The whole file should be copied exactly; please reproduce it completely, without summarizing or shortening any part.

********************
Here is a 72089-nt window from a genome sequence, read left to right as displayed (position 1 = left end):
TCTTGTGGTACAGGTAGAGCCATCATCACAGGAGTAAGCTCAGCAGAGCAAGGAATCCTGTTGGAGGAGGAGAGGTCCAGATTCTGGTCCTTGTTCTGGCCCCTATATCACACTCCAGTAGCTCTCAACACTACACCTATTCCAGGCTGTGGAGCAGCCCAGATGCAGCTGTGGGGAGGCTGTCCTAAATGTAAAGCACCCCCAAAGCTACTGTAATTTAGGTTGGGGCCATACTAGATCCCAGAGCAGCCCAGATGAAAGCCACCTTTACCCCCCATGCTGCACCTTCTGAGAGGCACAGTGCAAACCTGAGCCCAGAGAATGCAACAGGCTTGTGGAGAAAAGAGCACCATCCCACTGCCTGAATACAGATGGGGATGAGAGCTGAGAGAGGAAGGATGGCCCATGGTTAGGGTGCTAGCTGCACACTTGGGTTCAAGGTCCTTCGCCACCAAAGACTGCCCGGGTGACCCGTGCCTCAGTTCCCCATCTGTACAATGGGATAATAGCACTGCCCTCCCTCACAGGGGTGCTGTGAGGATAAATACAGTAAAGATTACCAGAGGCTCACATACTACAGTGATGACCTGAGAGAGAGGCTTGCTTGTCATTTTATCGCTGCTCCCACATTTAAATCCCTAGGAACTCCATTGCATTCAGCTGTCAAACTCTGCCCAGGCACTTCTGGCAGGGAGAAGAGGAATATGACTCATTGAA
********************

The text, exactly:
Here is a 72089-nt window from a genome sequence, read left to right as displayed (position 1 = left end):
TCTTGTGGTACAGGTAGAGCCATCATCACAGGAGTAAGCTCAGCAGAGCAAGGAATCCTGTTGGAGGAGGAGAGGTCCAGATTCTGGTCCTTGTTCTGGCCCCTATATCACACTCCAGTAGCTCTCAACACTACACCTATTCCAGGCTGTGGAGCAGCCCAGATGCAGCTGTGGGGAGGCTGTCCTAAATGTAAAGCACCCCCAAAGCTACTGTAATTTAGGTTGGGGCCATACTAGATCCCAGAGCAGCCCAGATGAAAGCCACCTTTACCCCCCATGCTGCACCTTCTGAGAGGCACAGTGCAAACCTGAGCCCAGAGAATGCAACAGGCTTGTGGAGAAAAGAGCACCATCCCACTGCCTGAATACAGATGGGGATGAGAGCTGAGAGAGGAAGGATGGCCCATGGTTAGGGTGCTAGCTGCACACTTGGGTTCAAGGTCCTTCGCCACCAAAGACTGCCCGGGTGACCCGTGCCTCAGTTCCCCATCTGTACAATGGGATAATAGCACTGCCCTCCCTCACAGGGGTGCTGTGAGGATAAATACAGTAAAGATTACCAGAGGCTCACATACTACAGTGATGACCTGAGAGAGAGGCTTGCTTGTCATTTTATCGCTGCTCCCACATTTAAATCCCTAGGAACTCCATTGCATTCAGCTGTCAAACTCTGCCCAGGCACTTCTGGCAGGGAGAAGAGGAATATGACTCATTGAA